Thursday, January 8, 2015


Yesterday there was a story about abortion on NPR and it is quite newsworthy alone to note that they actually used the “A” word.  The piece covered whether a new law in Texas was too burdensome on women seeking an abortion.  The new law would close a number of abortion centers because they did not meet the standard of an entity that medically treats people.  The burdensome aspects that were pointed out in the segment were three:
ü  Some women would have to drive further within the state.
ü  Those women would have to take more time off from work.
ü  They would also have to find childcare for the children they decided to keep.
The legal question asks is this law such a heavy burden that this new law must be thrown out.

Conversely, in today’s readings we are told that if we love God we will follow His commandments and His commandments are not burdensome.  They certainly seem so, however, given the poor way we have taught them.  They are presented largely as a set of “Don’t”s.  1) Don’t have sex outside of marriage.  2) Don’t use contraception.  3) Don’t support same sex marriage.  Etc. etc. etc.
So why does societies laws seem so pastoral and Christ’s seem so burdensome?  Because Christ is concerned about tomorrow and society is worried about today.  Society wants to solve your problem or need right now.  Christ wants you to experience freedom and joy in the long run.


Here is a silly yet pertinent example:  The last piece of pizza!


After having their fill of pizza, your friends say for you to have the very last piece.  They couldn’t possibly eat another bite.  You are full also but there it is: warm, salty, melted cheesy goodness.  Your mouth waters.  Your brain screams, “Take it!  Take it!”  The scent fills your nose with the promise of greasy delights.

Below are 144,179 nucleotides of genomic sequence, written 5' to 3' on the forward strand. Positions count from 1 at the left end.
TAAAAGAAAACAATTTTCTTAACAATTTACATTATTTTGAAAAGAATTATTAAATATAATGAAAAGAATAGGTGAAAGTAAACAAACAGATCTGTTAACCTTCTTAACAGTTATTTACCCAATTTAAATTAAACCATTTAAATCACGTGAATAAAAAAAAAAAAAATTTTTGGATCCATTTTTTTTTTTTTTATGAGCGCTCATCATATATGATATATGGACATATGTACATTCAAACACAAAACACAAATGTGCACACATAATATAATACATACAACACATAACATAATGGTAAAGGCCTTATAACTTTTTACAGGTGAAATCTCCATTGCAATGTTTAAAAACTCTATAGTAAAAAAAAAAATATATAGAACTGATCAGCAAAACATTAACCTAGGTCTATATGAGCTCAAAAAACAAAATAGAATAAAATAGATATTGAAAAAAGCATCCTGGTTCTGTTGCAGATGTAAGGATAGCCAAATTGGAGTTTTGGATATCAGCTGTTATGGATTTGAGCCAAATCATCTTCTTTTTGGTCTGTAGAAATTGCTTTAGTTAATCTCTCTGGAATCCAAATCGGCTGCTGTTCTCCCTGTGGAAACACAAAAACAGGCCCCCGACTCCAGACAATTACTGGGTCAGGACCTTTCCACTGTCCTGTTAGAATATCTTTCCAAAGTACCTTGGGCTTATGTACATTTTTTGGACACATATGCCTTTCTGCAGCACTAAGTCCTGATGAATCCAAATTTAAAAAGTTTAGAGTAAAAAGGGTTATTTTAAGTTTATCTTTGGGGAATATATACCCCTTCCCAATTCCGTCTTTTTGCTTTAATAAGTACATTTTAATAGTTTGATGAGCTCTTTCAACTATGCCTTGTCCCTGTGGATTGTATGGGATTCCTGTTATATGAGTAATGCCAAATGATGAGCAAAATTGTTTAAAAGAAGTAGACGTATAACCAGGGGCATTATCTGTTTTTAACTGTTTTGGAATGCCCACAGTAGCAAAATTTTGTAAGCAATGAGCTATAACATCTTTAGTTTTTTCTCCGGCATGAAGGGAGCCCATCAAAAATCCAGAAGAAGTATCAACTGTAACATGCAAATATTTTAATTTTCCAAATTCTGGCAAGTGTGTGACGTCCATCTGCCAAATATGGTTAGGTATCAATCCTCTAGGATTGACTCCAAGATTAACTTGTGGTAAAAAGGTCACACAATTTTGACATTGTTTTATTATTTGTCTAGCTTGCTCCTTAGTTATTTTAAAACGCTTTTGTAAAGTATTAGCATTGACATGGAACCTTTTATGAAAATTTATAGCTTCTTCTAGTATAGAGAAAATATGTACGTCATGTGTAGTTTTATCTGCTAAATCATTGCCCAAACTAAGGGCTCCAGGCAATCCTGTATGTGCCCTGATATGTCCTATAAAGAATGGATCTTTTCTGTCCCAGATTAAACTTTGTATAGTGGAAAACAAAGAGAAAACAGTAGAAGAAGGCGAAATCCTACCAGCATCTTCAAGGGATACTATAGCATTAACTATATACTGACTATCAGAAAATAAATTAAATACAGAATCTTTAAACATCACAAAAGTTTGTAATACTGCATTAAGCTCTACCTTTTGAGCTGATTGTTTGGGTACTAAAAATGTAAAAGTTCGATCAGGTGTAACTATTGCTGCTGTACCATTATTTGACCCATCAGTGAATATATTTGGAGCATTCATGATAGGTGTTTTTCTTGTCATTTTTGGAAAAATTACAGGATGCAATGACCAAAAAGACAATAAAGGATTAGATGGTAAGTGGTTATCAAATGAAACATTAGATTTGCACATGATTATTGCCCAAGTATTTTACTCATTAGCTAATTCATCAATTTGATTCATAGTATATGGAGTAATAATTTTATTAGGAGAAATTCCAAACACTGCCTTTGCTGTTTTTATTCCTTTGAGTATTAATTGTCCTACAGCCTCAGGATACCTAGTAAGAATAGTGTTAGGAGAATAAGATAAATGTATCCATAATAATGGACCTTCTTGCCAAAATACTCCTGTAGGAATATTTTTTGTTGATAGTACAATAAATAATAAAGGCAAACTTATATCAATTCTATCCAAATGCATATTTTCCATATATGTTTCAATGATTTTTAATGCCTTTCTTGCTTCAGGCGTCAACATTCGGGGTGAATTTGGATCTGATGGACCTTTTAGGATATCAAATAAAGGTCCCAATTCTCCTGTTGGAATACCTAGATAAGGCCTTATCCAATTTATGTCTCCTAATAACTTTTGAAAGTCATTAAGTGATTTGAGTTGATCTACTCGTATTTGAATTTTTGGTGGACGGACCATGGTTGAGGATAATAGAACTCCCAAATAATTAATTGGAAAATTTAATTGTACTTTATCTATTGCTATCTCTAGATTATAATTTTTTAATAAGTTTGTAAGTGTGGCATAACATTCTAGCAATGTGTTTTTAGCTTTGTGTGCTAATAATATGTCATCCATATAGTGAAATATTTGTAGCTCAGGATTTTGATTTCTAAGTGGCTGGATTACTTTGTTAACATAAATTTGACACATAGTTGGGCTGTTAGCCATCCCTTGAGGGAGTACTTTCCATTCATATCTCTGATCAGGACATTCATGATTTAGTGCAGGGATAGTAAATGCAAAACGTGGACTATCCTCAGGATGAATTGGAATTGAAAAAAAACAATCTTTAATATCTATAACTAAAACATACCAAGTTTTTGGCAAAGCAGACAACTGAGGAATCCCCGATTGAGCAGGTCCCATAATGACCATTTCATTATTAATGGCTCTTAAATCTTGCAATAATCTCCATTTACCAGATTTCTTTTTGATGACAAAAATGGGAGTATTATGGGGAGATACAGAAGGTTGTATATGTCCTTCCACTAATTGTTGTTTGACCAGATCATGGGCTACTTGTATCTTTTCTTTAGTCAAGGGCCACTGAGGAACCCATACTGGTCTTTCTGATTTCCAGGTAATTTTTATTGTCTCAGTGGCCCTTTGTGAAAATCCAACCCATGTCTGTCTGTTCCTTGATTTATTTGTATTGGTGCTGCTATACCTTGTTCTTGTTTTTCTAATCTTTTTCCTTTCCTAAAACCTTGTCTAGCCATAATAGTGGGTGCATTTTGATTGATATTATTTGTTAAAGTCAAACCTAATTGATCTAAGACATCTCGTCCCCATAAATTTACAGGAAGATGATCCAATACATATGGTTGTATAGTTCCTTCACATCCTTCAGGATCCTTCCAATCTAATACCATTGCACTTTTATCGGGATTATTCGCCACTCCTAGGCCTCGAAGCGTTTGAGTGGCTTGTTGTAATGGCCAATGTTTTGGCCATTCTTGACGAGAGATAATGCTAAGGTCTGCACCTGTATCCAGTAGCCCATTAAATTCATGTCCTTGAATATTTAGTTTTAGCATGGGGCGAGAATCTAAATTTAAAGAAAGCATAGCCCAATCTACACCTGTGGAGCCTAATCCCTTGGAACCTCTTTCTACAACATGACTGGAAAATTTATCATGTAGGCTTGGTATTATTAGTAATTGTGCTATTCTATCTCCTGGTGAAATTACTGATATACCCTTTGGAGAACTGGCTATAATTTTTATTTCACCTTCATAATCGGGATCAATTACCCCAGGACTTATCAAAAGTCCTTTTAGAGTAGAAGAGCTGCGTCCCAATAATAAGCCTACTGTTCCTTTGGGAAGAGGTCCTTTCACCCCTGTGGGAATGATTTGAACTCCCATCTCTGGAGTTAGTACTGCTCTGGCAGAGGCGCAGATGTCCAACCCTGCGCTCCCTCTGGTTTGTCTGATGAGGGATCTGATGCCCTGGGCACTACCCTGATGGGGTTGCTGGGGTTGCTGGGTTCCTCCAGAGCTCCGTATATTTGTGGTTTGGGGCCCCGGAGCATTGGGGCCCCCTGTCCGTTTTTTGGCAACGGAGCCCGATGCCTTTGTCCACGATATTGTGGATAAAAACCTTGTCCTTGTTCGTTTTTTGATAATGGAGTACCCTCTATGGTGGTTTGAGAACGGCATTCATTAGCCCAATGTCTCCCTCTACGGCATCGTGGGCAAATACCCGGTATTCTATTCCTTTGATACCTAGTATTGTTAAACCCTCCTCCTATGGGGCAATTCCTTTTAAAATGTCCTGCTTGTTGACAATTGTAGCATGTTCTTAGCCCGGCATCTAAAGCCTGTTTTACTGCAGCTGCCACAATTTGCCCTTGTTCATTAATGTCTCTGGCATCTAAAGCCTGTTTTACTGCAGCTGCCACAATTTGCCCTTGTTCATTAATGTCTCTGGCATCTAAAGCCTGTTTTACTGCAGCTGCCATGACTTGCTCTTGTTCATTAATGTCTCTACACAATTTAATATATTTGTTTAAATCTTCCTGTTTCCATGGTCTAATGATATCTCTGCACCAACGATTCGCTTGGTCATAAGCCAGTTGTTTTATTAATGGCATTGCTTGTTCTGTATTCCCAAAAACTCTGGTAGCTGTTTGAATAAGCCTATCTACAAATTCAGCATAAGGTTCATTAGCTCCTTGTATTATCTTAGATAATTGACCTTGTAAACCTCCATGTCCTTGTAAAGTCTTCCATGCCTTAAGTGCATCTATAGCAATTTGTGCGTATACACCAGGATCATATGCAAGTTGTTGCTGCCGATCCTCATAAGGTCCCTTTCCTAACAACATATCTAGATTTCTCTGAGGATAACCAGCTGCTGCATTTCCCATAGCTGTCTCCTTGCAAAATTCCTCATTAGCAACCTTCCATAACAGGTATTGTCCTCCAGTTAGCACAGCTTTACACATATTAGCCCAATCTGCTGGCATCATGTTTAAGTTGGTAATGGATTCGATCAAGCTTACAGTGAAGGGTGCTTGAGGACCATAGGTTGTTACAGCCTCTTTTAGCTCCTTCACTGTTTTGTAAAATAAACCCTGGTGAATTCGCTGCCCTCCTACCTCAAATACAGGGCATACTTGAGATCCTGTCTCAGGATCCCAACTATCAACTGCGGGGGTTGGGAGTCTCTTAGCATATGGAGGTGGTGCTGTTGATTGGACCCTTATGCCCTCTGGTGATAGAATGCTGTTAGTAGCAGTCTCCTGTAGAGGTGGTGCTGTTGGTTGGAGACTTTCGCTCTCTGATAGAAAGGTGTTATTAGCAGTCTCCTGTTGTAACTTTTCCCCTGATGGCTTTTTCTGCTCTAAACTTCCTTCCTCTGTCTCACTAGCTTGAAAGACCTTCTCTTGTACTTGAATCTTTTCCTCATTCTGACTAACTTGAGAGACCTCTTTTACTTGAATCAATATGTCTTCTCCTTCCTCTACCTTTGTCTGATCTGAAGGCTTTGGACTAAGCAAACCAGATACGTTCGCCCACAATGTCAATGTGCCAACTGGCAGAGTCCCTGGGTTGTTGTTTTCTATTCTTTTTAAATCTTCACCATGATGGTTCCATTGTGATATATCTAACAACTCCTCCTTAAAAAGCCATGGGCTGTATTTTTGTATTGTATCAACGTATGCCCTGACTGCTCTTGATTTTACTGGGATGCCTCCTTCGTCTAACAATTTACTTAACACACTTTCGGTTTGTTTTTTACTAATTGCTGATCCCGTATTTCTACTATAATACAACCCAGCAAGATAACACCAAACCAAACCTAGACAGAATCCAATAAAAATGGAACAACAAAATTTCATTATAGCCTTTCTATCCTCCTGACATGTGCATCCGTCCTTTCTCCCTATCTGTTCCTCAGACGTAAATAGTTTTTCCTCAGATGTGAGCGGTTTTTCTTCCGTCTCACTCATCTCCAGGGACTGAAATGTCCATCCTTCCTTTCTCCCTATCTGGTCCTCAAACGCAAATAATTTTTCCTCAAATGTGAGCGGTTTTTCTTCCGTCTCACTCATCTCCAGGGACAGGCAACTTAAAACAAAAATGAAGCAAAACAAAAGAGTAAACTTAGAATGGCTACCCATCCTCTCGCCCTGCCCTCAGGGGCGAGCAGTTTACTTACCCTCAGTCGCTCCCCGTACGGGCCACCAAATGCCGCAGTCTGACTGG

Now, you certainly have the right and license to take that last piece.  You have the desire.  You have the support of the gathering.  So you go ahead and eat it and it is every bit as wonderful as you hoped.  But within minutes you ask yourself, “Why didn’t I stop?  Now I am stuffed to the gills.  I feel terrible.”  You go to bed on an overly full stomach and the next morning it is still sitting there and the thought pops into your head, “I’m going to have to work that off today.”
Let’s say you take your faith seriously which means watching out for yourself mentally, spiritually, and physically.  You exercise your freedom from having to eat that last piece and put it in the refrigerator.  In an hour you will not be thinking, “Darn!  I wish I had eaten that last slice of pizza.”  In fact, you feel comfortably full.  You wake up the next morning appropriately hungry for breakfast AND there is a slice of pizza in the refrigerator for lunch.
That is the freedom and joy God wants for you.  That is why His ways are not burdensome even when they seem that they are.


Lynne said...

That is the most wonderful analogy ever!

Anonymous said...

Father Valencheck wants to change the Ten Commandments. . . . Forget the "don'ts" . . . do the do's

MaryofSharon said...

Simple, thus effective, analogy! I so appreciate your consistent endeavor to present the truths of our Faith as good and beautiful.

(I beg to differ with your use of the word "pastoral" describing society's laws as if "pastoral" meant "easy", "lax", "nice", "gentle" It frustrates me when the upholding the moral teachings of the Church is seen to be at odds with a watered-down understanding of what it means to be "pastoral". A shepherd worthy of his wages is not going to let his sheep walk into grave danger, and he will be firm with them, as needed, in order to keep them safe. )